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Encyclopedia Dubuque


"Encyclopedia Dubuque is the online authority for all things Dubuque, written by the people who know the city best.”
Marshall Cohen—researcher and producer, CNN

Affiliated with the Local History Network of the State Historical Society of Iowa, and the Iowa Museum Association.


From Encyclopedia Dubuque
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Princess Theater. Photo courtesy: Jim Massey
THEATERS. Theaters were the sites of live acting on the stage and later, in some cases, film presentations. Dubuque residents did not wait long to enjoy theater entertainment. Between 1837 and 1900 Dubuque boasted of at least twenty-one separate theater locations.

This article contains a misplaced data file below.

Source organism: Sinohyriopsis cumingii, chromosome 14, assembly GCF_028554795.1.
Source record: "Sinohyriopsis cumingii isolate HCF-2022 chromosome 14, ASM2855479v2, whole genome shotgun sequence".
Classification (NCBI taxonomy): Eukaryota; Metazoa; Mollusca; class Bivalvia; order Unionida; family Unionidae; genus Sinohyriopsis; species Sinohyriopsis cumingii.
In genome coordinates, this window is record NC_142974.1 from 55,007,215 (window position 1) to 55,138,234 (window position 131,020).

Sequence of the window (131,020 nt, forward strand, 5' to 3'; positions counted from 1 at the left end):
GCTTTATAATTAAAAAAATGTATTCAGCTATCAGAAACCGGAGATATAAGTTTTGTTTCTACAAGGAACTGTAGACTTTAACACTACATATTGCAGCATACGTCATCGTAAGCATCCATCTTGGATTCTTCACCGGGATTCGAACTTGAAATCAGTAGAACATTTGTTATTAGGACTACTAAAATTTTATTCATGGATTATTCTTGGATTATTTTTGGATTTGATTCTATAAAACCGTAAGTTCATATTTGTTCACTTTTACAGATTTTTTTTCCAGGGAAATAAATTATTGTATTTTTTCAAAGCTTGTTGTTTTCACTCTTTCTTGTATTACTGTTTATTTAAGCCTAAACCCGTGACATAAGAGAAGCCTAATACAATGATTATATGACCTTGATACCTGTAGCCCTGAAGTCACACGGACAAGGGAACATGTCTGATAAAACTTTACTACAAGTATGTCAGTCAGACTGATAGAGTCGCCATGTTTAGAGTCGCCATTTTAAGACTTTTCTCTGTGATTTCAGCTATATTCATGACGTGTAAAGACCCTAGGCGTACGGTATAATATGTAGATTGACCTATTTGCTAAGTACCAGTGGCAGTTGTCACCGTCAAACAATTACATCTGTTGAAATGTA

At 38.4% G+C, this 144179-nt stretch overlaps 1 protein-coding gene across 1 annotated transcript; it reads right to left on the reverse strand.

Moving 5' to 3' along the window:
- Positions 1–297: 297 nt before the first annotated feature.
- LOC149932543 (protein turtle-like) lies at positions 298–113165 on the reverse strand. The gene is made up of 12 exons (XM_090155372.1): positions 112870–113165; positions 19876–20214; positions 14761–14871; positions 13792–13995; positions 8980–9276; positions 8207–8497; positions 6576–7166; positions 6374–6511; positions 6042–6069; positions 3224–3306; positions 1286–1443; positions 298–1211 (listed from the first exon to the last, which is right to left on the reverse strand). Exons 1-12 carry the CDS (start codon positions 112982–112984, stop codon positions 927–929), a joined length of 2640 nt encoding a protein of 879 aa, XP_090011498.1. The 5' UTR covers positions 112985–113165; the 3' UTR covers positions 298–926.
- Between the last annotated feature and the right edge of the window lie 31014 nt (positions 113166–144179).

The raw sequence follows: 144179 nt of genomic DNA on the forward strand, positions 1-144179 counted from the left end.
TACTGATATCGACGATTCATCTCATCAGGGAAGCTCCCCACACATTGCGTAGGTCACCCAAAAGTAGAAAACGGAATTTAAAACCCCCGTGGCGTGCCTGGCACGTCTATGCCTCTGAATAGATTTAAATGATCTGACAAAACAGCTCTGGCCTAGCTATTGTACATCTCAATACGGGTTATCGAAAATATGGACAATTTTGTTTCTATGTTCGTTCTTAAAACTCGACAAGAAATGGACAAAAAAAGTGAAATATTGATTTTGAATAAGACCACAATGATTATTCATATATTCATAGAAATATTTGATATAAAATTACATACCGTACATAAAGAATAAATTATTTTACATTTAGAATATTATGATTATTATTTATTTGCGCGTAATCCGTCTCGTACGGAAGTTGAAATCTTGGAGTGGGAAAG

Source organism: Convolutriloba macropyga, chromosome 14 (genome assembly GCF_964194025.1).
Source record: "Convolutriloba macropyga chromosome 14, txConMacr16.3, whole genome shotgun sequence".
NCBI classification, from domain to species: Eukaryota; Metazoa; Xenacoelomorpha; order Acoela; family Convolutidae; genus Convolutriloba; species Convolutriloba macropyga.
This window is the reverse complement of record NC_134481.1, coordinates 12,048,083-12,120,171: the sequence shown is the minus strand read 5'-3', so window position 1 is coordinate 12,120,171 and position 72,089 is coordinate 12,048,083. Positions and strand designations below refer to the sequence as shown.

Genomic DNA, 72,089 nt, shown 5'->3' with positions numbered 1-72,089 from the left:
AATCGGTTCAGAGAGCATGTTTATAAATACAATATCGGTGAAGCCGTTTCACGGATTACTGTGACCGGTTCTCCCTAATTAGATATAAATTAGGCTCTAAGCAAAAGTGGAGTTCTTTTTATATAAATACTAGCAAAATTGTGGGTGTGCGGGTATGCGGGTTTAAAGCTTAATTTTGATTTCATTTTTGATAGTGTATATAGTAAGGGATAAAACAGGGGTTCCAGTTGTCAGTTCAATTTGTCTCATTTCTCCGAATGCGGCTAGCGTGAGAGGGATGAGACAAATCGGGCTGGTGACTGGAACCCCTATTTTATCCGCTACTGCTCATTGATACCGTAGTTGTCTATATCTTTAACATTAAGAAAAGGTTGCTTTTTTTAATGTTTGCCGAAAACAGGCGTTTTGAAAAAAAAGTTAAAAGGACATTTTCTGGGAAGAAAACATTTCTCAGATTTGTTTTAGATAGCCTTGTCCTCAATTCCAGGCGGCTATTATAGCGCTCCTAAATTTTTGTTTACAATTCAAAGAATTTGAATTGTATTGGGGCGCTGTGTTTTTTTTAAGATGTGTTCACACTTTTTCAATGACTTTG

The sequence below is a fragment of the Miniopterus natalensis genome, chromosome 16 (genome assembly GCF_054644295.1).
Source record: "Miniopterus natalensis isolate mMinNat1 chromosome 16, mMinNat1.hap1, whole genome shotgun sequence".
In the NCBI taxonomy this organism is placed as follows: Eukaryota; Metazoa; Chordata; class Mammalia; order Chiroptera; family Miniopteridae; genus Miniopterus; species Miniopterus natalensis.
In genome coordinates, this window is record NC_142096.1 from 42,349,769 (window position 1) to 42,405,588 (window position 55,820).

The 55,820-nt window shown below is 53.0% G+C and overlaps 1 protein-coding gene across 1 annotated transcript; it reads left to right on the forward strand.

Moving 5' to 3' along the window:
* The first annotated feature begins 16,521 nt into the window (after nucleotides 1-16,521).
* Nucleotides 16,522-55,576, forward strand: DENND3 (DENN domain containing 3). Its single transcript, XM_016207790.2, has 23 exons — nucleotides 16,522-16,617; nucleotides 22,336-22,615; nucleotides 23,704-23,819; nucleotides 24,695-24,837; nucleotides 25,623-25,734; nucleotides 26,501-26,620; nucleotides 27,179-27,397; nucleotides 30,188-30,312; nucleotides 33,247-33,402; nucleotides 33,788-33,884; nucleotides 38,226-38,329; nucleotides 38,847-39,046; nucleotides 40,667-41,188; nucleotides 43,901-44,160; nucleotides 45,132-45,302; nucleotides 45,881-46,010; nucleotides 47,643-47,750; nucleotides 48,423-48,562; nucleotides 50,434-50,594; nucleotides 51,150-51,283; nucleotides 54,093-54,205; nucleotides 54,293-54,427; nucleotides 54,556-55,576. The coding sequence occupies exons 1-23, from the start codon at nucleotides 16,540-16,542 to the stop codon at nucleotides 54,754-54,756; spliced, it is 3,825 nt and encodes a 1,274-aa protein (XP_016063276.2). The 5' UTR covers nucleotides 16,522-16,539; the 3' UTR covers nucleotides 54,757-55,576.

In 1837 Charles Corkery opened the Shakespeare Coffee House. Popular for its meetings and parties, the Coffee House featured the theatrical company of Mackenzie and Jefferson in 1839 performing Othello, Charles II, and Richard III during a ten-day engagement. More regular performances were furnished by the IOWA THESPIAN ASSOCIATION.

Theaters were located at Fourth and Main STREETS since 1858. That was the year in which the City Hotel, then twenty-five years old, was remodeled into a theater, considered the finest of its time. Prior to this, theatrical productions had been presented at the Julien Theater on the northwest corner of Fifth and Locust Streets.

Among many Dubuque theaters have been the ATHENAEUM, COATES OPERA HOUSE, John S. Potter, St. Cloud Opera House, PEOPLE'S THEATER, MAJESTIC THEATRE, ORPHEUM, BIJOU THEATER, Shakespeare Hall, Odeon, LITTLE BIJOU THEATER, Napanese, BARN (THE), GRAND OPERA HOUSE, and Avon.